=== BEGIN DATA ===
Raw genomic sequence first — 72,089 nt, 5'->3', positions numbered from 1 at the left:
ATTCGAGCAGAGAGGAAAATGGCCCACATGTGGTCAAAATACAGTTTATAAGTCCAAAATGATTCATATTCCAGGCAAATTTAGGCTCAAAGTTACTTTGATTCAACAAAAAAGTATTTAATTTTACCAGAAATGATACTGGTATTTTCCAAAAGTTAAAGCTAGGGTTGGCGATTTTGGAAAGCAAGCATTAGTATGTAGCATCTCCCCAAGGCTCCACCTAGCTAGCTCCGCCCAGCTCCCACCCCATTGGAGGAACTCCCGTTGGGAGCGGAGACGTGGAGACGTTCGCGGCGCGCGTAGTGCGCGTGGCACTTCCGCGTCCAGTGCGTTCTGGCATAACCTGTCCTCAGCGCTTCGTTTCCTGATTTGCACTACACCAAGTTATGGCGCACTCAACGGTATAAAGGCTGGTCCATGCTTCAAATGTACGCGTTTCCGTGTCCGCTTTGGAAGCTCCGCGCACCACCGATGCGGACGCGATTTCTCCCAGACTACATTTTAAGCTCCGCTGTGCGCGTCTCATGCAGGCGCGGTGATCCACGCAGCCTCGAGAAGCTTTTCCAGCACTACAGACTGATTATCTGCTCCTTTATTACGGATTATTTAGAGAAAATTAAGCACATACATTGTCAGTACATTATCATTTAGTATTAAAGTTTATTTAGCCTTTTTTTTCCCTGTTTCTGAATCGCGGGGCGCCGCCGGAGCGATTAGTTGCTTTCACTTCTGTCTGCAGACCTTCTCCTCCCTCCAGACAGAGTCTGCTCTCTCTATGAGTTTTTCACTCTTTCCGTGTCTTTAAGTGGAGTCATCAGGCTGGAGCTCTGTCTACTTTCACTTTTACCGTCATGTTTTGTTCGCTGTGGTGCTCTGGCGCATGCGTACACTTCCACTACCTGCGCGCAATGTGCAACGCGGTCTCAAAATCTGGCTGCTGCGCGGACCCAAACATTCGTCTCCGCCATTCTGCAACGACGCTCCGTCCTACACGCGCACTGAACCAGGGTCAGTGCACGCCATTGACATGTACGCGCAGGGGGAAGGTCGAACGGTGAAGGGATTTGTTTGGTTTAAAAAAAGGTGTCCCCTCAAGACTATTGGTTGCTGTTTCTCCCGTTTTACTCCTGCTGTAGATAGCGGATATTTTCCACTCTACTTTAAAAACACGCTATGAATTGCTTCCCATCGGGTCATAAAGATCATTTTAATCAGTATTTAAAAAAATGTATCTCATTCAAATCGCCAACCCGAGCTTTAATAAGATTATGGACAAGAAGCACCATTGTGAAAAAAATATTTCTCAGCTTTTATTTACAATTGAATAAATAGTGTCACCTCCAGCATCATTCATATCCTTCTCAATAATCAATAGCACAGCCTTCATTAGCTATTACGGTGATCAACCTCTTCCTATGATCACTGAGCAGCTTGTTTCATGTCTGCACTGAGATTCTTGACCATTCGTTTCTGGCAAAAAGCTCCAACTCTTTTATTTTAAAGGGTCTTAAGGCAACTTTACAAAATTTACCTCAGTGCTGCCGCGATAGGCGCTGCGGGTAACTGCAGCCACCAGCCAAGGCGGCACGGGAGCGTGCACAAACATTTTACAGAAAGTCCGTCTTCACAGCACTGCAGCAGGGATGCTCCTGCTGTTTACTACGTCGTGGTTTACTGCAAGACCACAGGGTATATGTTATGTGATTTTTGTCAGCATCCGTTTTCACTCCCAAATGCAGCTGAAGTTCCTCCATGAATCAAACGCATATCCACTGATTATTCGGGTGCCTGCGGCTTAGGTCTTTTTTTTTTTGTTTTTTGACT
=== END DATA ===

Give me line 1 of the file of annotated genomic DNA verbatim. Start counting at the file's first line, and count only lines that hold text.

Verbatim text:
Raw genomic sequence first — 72,089 nt, 5'->3', positions numbered from 1 at the left: